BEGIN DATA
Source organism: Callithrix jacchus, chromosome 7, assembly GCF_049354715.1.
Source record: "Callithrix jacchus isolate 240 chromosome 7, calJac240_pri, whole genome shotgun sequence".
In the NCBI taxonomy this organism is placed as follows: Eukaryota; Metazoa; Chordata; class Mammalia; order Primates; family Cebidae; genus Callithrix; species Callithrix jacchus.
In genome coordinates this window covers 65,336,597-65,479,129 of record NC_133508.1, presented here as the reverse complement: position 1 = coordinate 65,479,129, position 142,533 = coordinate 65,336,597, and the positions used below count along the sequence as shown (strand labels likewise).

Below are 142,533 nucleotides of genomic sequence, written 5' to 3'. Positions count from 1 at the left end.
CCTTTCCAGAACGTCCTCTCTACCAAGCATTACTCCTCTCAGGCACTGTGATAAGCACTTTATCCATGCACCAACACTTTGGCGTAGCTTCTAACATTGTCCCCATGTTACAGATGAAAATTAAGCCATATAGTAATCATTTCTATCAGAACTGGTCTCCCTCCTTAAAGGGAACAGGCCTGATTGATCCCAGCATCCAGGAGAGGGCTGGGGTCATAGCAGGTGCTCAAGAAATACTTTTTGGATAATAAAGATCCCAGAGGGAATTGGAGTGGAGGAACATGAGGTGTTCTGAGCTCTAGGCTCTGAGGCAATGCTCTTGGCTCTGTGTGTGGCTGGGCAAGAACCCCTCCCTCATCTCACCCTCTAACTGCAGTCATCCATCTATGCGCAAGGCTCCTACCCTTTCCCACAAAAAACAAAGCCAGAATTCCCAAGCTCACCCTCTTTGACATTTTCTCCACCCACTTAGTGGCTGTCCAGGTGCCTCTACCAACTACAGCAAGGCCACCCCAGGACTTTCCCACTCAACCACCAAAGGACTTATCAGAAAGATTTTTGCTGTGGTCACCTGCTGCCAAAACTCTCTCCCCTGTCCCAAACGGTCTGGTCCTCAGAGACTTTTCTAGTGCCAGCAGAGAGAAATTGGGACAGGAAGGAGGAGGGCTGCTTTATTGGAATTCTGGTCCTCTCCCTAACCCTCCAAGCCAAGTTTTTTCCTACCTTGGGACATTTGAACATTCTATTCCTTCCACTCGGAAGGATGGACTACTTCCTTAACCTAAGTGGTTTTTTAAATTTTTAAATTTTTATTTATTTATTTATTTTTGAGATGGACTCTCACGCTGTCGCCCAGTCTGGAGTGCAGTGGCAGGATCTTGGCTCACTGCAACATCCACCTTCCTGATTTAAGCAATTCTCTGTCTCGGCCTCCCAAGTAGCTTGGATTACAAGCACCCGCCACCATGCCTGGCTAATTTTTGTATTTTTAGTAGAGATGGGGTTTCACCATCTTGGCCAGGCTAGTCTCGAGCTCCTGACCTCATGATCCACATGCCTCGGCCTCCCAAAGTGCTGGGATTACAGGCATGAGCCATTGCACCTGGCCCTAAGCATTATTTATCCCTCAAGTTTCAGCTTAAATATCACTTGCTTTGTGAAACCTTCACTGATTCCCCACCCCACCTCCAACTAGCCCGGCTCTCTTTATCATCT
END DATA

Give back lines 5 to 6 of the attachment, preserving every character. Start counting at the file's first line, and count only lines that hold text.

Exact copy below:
Below are 142,533 nucleotides of genomic sequence, written 5' to 3'. Positions count from 1 at the left end.
CCTTTCCAGAACGTCCTCTCTACCAAGCATTACTCCTCTCAGGCACTGTGATAAGCACTTTATCCATGCACCAACACTTTGGCGTAGCTTCTAACATTGTCCCCATGTTACAGATGAAAATTAAGCCATATAGTAATCATTTCTATCAGAACTGGTCTCCCTCCTTAAAGGGAACAGGCCTGATTGATCCCAGCATCCAGGAGAGGGCTGGGGTCATAGCAGGTGCTCAAGAAATACTTTTTGGATAATAAAGATCCCAGAGGGAATTGGAGTGGAGGAACATGAGGTGTTCTGAGCTCTAGGCTCTGAGGCAATGCTCTTGGCTCTGTGTGTGGCTGGGCAAGAACCCCTCCCTCATCTCACCCTCTAACTGCAGTCATCCATCTATGCGCAAGGCTCCTACCCTTTCCCACAAAAAACAAAGCCAGAATTCCCAAGCTCACCCTCTTTGACATTTTCTCCACCCACTTAGTGGCTGTCCAGGTGCCTCTACCAACTACAGCAAGGCCACCCCAGGACTTTCCCACTCAACCACCAAAGGACTTATCAGAAAGATTTTTGCTGTGGTCACCTGCTGCCAAAACTCTCTCCCCTGTCCCAAACGGTCTGGTCCTCAGAGACTTTTCTAGTGCCAGCAGAGAGAAATTGGGACAGGAAGGAGGAGGGCTGCTTTATTGGAATTCTGGTCCTCTCCCTAACCCTCCAAGCCAAGTTTTTTCCTACCTTGGGACATTTGAACATTCTATTCCTTCCACTCGGAAGGATGGACTACTTCCTTAACCTAAGTGGTTTTTTAAATTTTTAAATTTTTATTTATTTATTTATTTTTGAGATGGACTCTCACGCTGTCGCCCAGTCTGGAGTGCAGTGGCAGGATCTTGGCTCACTGCAACATCCACCTTCCTGATTTAAGCAATTCTCTGTCTCGGCCTCCCAAGTAGCTTGGATTACAAGCACCCGCCACCATGCCTGGCTAATTTTTGTATTTTTAGTAGAGATGGGGTTTCACCATCTTGGCCAGGCTAGTCTCGAGCTCCTGACCTCATGATCCACATGCCTCGGCCTCCCAAAGTGCTGGGATTACAGGCATGAGCCATTGCACCTGGCCCTAAGCATTATTTATCCCTCAAGTTTCAGCTTAAATATCACTTGCTTTGTGAAACCTTCACTGATTCCCCACCCCACCTCCAACTAGCCCGGCTCTCTTTATCATCT